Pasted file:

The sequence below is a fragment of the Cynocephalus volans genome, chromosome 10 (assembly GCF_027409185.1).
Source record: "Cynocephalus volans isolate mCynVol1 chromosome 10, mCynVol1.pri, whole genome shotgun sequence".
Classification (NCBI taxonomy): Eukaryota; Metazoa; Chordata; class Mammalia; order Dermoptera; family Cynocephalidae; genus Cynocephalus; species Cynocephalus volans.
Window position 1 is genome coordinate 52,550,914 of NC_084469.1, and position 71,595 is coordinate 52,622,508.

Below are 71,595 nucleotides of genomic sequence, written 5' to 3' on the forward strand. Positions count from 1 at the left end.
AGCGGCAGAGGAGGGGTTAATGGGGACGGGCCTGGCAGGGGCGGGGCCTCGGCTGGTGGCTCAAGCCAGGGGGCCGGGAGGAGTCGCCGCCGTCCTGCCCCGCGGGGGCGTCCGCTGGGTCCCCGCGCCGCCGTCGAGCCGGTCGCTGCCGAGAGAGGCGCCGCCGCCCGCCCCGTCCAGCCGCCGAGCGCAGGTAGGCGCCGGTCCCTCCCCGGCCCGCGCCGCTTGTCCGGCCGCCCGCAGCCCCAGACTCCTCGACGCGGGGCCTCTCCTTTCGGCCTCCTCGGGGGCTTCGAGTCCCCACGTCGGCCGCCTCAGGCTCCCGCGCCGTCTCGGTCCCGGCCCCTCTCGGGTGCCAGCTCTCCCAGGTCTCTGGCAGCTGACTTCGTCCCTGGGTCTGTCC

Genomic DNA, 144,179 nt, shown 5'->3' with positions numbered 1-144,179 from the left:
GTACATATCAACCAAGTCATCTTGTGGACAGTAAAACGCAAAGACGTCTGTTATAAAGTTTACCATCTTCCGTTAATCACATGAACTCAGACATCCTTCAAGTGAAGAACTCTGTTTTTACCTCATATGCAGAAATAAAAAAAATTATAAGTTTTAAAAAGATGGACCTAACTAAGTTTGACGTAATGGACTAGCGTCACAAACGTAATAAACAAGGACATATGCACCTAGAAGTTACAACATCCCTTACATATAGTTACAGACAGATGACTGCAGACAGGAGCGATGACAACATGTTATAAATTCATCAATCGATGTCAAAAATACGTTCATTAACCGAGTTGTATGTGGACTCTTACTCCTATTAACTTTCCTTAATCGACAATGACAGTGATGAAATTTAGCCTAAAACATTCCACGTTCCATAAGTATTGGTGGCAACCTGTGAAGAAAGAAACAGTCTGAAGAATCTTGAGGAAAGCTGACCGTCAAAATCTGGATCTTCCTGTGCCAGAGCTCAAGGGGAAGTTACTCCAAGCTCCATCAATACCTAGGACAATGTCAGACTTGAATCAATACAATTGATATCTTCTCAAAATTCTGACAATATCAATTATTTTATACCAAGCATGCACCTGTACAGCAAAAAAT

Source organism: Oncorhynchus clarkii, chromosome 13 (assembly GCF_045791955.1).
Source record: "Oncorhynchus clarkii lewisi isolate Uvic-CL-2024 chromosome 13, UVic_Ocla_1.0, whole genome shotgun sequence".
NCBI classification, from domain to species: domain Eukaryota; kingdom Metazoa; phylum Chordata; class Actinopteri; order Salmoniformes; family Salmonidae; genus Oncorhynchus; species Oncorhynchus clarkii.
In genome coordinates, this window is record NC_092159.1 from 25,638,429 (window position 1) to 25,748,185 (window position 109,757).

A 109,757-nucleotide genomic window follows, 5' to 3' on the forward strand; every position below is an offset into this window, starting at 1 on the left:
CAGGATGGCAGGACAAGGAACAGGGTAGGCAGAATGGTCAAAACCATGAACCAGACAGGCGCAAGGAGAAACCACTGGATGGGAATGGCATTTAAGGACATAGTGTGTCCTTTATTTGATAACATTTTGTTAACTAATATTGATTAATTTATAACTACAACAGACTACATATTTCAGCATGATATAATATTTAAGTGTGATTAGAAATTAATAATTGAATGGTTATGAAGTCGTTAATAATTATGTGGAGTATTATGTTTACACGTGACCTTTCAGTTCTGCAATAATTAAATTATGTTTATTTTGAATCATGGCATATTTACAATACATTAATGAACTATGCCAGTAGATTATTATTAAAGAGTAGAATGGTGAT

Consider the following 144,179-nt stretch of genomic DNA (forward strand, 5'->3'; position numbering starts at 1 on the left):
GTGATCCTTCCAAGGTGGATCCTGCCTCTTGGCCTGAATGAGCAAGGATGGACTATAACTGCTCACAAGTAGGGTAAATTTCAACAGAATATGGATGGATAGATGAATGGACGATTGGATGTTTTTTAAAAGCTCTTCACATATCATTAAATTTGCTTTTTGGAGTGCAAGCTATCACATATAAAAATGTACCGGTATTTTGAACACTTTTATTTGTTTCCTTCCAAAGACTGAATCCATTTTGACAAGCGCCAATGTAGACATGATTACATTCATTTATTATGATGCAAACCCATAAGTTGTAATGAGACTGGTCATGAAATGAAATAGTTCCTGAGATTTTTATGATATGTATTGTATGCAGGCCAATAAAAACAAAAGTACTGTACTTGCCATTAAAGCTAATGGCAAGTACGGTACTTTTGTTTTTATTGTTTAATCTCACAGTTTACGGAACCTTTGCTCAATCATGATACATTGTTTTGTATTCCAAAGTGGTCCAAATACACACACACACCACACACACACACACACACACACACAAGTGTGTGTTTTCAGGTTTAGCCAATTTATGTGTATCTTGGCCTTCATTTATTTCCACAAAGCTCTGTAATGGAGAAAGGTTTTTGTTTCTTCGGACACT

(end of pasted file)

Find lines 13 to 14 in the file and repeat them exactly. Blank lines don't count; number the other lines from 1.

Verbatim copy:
A 109,757-nucleotide genomic window follows, 5' to 3' on the forward strand; every position below is an offset into this window, starting at 1 on the left:
CAGGATGGCAGGACAAGGAACAGGGTAGGCAGAATGGTCAAAACCATGAACCAGACAGGCGCAAGGAGAAACCACTGGATGGGAATGGCATTTAAGGACATAGTGTGTCCTTTATTTGATAACATTTTGTTAACTAATATTGATTAATTTATAACTACAACAGACTACATATTTCAGCATGATATAATATTTAAGTGTGATTAGAAATTAATAATTGAATGGTTATGAAGTCGTTAATAATTATGTGGAGTATTATGTTTACACGTGACCTTTCAGTTCTGCAATAATTAAATTATGTTTATTTTGAATCATGGCATATTTACAATACATTAATGAACTATGCCAGTAGATTATTATTAAAGAGTAGAATGGTGAT